Kohli fights to keep India alive in 2nd test in South Africa
By GERALD IMRAY
CENTURION, South Africa (AP) Virat Kohli made a defiant 85 not out as India's other batsmen fell around him to leave the top-ranked team 183-5 in its first innings and 152 runs behind South Africa in the second test on Sunday.
Kohli's 16th test half-century showed the captain's determination to keep India alive in a series where it already trails 1-0 and is fighting to justify its No. 1 ranking.
On a strangely slow and low Centurion pitch - maybe more Indian than South African in character - only opener Murali Vijay provided any lasting support for Kohli on day two.
Away from them, South Africa's four-man pace attack worked its way through the Indian top and middle order with regular wickets in the afternoon, leaving India precariously placed in the test and the series after South Africa's first innings of 335 all out.
Allrounder Hardik Pandya was 11 not out alongside Kohli at stumps and India was still some way off parity.
"To have them five down at the end of the day, we'll take that position any day," said South Africa quick bowler Lungi Ngidi, who is making his test debut. In the absence of Centurion's typical pace and bounce, Ngidi said South Africa's bowling attack was happy to play "the patience game" to take wickets.
Kohli strode in with India under pressure at 28-2 after losing two wickets in two balls. He took the lead in a 79-run partnership with Vijay (46), making 51 of those 79 runs. But Vijay, who saw off 126 balls, was eventually undone by South Africa spinner Keshav Maharaj, opening the way for quick bowlers Kagiso Rabada and Ngidi to remove the struggling Rohit Sharma for 10 and Parthiv Patel for 19.
Having failed in Cape Town, India's big-name batting lineup underperformed again at SuperSport Park with the exception of Kohli, who returned to the kind of form that produced scores of 104 not out, 213, 243 and 50 in his four test innings before this series.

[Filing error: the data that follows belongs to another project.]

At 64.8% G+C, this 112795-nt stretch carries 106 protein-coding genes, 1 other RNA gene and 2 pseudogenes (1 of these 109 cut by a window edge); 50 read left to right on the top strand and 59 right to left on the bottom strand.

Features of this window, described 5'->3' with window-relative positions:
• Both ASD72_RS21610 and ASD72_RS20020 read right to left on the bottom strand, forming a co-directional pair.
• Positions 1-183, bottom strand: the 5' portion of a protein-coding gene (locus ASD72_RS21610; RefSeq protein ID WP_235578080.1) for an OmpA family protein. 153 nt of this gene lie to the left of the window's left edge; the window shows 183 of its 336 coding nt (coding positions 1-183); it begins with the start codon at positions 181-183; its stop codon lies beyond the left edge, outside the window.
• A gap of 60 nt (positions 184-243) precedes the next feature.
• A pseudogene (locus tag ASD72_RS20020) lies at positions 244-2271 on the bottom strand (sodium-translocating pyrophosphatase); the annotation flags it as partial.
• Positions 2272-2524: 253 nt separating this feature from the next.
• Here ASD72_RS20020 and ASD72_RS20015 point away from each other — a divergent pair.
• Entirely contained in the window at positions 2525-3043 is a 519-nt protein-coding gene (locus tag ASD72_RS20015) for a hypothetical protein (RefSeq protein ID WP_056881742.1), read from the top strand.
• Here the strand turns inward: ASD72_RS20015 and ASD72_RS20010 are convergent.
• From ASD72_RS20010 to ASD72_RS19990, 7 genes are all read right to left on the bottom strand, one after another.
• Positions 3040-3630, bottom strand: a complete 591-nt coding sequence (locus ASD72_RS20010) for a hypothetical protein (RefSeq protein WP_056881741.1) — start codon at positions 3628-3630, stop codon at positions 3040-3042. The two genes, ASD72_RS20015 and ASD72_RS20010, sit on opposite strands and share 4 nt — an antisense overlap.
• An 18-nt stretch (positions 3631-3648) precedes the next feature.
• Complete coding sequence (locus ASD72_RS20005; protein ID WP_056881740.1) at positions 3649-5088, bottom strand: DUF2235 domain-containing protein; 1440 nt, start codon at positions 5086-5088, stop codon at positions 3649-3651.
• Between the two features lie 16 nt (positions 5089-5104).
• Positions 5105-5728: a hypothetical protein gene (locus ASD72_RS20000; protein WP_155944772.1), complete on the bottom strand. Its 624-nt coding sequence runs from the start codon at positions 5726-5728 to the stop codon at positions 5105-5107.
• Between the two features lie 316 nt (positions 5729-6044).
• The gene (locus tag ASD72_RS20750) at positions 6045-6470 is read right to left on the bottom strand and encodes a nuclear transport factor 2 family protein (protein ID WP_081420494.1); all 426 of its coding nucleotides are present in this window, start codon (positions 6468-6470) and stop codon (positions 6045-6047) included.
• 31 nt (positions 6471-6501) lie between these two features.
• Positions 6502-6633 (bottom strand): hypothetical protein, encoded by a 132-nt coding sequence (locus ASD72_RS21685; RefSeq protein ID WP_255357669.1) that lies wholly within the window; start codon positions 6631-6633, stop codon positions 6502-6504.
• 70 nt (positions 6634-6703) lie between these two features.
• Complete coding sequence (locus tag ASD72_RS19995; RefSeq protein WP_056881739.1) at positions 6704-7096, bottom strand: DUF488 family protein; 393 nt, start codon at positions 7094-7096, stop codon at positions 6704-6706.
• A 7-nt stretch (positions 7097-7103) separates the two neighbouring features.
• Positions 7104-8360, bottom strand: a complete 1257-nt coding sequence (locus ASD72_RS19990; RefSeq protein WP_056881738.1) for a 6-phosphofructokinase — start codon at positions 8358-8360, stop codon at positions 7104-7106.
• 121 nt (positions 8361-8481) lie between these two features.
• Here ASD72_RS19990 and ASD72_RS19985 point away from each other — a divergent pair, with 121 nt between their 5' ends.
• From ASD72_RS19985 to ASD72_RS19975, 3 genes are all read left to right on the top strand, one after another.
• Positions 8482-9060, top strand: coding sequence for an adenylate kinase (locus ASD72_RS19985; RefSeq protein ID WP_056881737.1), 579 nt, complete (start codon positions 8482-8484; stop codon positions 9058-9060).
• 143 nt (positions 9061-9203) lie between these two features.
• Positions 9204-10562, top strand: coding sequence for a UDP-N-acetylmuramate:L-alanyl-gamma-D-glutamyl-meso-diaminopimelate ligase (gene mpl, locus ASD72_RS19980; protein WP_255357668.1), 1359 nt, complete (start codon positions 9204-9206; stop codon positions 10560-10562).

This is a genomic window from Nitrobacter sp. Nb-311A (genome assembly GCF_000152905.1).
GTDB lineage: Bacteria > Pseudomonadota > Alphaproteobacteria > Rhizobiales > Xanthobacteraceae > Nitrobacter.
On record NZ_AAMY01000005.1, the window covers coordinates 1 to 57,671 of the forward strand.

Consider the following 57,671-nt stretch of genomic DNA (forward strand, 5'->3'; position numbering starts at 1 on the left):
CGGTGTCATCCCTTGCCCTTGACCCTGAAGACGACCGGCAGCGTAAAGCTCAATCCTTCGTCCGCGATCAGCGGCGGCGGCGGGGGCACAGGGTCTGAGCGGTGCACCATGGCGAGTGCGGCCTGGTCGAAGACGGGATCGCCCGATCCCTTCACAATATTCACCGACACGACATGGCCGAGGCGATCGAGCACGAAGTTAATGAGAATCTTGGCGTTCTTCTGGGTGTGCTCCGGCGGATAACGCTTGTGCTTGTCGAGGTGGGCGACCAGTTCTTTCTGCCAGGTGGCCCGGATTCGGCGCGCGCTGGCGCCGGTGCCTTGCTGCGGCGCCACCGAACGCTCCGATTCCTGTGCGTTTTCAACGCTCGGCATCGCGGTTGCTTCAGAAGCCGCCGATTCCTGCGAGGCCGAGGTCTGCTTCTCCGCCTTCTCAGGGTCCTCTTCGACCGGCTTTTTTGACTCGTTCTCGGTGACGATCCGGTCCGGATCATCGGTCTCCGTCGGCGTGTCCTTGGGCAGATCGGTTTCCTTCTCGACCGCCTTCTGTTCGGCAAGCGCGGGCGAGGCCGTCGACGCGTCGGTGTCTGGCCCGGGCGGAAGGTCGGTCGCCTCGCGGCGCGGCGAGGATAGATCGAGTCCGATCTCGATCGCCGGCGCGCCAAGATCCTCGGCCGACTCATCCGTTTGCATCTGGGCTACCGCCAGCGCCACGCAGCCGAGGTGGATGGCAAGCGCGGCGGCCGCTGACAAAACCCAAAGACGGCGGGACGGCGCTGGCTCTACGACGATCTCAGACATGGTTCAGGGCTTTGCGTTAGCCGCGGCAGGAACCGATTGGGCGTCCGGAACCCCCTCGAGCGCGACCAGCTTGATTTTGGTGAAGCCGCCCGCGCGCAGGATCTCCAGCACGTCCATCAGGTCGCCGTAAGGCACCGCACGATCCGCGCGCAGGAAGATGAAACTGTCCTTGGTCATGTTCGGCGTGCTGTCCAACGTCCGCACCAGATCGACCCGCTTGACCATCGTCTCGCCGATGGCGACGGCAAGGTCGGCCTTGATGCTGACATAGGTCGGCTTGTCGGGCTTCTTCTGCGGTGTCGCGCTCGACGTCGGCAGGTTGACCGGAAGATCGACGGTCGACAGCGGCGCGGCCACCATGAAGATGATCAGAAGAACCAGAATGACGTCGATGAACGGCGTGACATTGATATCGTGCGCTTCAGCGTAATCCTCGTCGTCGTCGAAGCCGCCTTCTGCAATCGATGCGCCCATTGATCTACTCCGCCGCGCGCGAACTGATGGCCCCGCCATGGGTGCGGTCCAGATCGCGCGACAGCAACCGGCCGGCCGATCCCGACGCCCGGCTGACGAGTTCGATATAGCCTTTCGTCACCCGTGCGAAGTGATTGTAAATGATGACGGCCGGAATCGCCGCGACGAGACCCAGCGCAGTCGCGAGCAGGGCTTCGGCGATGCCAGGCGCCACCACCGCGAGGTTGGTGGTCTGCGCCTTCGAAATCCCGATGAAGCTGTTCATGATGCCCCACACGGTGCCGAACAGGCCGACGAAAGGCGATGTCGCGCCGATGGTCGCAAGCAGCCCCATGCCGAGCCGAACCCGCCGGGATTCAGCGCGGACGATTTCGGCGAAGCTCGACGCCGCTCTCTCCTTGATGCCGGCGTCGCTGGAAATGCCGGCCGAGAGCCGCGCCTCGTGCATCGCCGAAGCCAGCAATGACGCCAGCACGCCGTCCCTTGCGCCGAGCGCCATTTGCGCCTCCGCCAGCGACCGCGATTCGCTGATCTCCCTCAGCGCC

South Africa will also remember Pandya's whirlwind 94 in Cape Town that changed the early momentum in that opening test.
"The way Virat is playing, it is totally a different game, and if Hardik gets going he can take the game away from the opposition," India's Ishant Sharma said. Their partnership early on day three was vital, Sharma said.
South Africa skipper Faf du Plessis played a similar role to Kohli with a precious half-century to take his team past 300 in its first innings. Du Plessis' 63 dragged the Proteas to 335 after useful lower-order partnerships of 31 with Maharaj (18) and 42 with Rabada (11).
India was hoping for a quicker end to South Africa's first innings after three swift wickets late on the first day had the home team in trouble on 269-6. But India missed chances, notably dropping Rabada twice off successive balls when South Africa would have slipped to 289-7. Kohli missed one of those catches at slip, the other was a mix-up between Pandya and Mohammed Shami.
India did ultimately remove South Africa's last seven batsmen for just 89 runs, though, with offspinner Ravichandran Ashwin taking 4-113 and seamer Sharma justifying his selection ahead of Bhuvneshwar Kumar by taking 3-46, including the prize wicket of du Plessis.
India's reply stuttered early when KL Rahul was out caught and bowled by Morne Morkel for 10, and Cheteshwar Pujara was run out first ball he faced by a direct hit at the non-striker's end from debutant Ngidi.
Ngidi's first day of action in test cricket improved when he angled one across Patel late in the afternoon and had the wicketkeeper-batsman caught behind for his first test wicket on his home ground.
"It's a dream come true, I actually had goosebumps," Ngidi said.
Updated January 14, 2018